Here, there, everywhere: La Chimera is a beguiling, dreamy masterpiece

Words by Jimmy Dougan (follow him on Letterboxd here) / Press images courtesy of Ad Vitam Distribution

Somewhere, maybe not here but not totally elsewhere, and maybe not in the present though not necessarily in the past either, a man, Arthur (Josh O’Connor) is asleep on a train. Cutting his way across the Tuscan countryside, he dreams, seemingly in 16mm film, of his love Beniamina (Yile Vianello) before being jolted awake.

These are the opening moments of Alice Rohrwacher’s La Chimera, a beguiling and transfixing fairy-tale which takes a dreary, decaying world and unearths beauty and resplendence from underneath the soil. It finds wonder in cracked statues, beauty in dirty fingernails. While it may deal in crumbling ruins and broken relics, that’s only because it pleads with us to savour our lives while we are still living.

Arthur has just been released from prison after serving an unspecified stint for grave robbing, though in his tattered white suit he looks like he’s wandered out of a Fellini film. Returning home to the town of Riparbella, Tuscany, he finds himself in the decaying home of Beniamina’s mother Flora (Isabella Rossellini).

Beniamina is probably dead, and before long Arthur is back in with his raffish gang of tombaroli, professional tomb raiders, who are eager for him to use his talents. They sell on their plunder to a shady broker, Frida (Alba Rohrwacher) who deals with ultra-wealthy buyers.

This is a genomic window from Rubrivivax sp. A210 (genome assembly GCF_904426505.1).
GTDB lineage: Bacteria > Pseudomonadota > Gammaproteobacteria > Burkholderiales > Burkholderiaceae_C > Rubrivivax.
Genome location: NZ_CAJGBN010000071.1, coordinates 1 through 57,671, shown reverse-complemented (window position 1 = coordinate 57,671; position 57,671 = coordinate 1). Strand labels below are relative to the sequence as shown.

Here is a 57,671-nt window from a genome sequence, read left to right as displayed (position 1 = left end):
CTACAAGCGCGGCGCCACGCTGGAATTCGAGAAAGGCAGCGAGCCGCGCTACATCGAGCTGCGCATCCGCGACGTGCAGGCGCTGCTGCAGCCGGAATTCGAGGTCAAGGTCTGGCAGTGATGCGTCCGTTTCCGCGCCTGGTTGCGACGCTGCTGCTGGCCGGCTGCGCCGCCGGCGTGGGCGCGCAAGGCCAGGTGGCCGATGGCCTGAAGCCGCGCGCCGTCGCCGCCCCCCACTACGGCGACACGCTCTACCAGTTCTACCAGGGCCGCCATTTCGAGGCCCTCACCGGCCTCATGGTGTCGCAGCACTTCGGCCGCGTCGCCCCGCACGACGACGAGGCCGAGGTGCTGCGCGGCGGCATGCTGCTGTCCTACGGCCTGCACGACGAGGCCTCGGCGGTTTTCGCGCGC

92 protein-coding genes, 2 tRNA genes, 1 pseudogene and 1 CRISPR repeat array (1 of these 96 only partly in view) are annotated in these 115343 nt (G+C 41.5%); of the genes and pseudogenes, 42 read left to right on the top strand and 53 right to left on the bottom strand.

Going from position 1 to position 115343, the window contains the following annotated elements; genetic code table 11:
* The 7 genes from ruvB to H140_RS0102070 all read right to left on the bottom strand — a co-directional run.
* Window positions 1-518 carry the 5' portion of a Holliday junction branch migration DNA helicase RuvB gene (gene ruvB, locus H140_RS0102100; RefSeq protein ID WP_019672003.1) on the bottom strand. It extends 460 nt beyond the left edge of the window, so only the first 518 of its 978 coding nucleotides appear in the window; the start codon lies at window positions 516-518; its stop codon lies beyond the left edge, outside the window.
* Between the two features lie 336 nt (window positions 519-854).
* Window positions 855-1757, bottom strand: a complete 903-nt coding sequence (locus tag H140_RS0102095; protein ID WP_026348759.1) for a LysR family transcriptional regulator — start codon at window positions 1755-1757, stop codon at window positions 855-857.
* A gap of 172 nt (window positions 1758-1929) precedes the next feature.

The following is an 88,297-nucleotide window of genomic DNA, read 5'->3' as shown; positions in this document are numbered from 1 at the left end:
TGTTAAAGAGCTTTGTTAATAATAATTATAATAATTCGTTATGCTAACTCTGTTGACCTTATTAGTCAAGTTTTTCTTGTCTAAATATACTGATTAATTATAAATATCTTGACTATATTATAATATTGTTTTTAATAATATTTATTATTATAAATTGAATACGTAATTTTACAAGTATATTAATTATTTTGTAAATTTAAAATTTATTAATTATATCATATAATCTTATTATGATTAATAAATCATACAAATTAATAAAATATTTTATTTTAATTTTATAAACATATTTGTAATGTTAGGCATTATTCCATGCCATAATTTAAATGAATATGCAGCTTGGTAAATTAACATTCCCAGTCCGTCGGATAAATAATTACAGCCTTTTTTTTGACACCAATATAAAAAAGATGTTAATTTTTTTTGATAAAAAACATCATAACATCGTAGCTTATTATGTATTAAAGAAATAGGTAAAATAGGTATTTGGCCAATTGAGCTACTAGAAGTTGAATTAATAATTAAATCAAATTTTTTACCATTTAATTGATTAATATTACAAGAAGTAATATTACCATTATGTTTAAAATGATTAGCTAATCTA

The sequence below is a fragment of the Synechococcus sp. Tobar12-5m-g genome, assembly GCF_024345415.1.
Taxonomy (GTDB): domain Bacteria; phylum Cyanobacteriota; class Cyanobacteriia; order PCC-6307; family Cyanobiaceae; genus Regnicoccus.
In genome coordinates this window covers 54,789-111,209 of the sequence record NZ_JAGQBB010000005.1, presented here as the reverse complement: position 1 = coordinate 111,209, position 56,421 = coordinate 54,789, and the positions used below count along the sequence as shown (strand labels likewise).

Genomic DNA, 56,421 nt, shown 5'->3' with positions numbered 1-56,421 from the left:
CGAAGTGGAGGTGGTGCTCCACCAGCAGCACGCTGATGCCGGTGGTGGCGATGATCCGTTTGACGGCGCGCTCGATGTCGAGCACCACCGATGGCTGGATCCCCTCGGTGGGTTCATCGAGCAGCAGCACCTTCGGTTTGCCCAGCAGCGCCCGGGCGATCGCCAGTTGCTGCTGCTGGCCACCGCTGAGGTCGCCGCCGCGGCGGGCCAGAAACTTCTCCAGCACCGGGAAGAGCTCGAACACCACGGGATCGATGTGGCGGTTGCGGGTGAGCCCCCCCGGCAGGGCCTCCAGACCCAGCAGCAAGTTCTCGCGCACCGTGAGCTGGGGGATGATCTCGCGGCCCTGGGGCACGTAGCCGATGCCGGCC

Typically striking is director Rohrwacher’s use of form: she employs three types of film here, to beautiful effect. The bulk of the film is shot on grainy Super 16mm, Arthur’s dreams are in boxy 16mm, and the remarkable sequences of graverobbing are captured in comparatively crisp 35mm.

These latter sequences, which are legitimately astonishing, fill the screen, as if Arthur’s only true happiness is found underneath the ground amongst relics of the dead. He is neither dead nor alive, an Orpheus in the underworld, out of time with the world around him (the film is ostensibly set in the 1980s, but Rohrwacher plays the setting fast and loose).

O’Connor, who rose to fame playing Prince Charles in The Crown, brings a fleet-footed thuggishness to his role, never a villain but never quite a hero. And his command of Italian is admirable, tantalisingly suggesting the character’s ambiguous origins.

But Arthur is surrounded by a ragtag group of outcasts and weirdos, and Rohrwacher’s ensemble gamely rise to the challenges she sets them. Mélodie (Lou Roy-Lecollinet) is a photographer, though in Rohrwacher’s hands her habit of breaking the fourth wall is totally normal. And as the matriarchal Flora, Rossellini gently depicts a mother unmoored by the loss of her daughter.

Viewers unaccustomed to Rohrwacher’s style may have to withstand with a certain degree of narrative drift – the director is more than content to let us hang out with these tombaroli until the discovery of a beautiful sculpture halfway through kicks off the story proper – but the film is so beautifully told, and packed with sequences that frequently took the breath away, I was dreading its ending.

La Chimera leads us warmly into the past, into a world which is not quite our own but adjacent to it, so that when you emerge the whole planet seems alive with possibility.

In the film’s most moving sequence, Arthur stares into the eyes of a woman’s ageless face rendered in marble: “You’re not made for human eyes”, our tramp protagonist laments. It’s very kind of Rohrwacher to let us watch regardless.

La Chimera – official trailer

La Chimera releases in UK cinemas on 10 May. For Birmingham screenings follow the below links:

The Electric Cinema:
Mockingbird Cinema:

For more on La Chimera visit: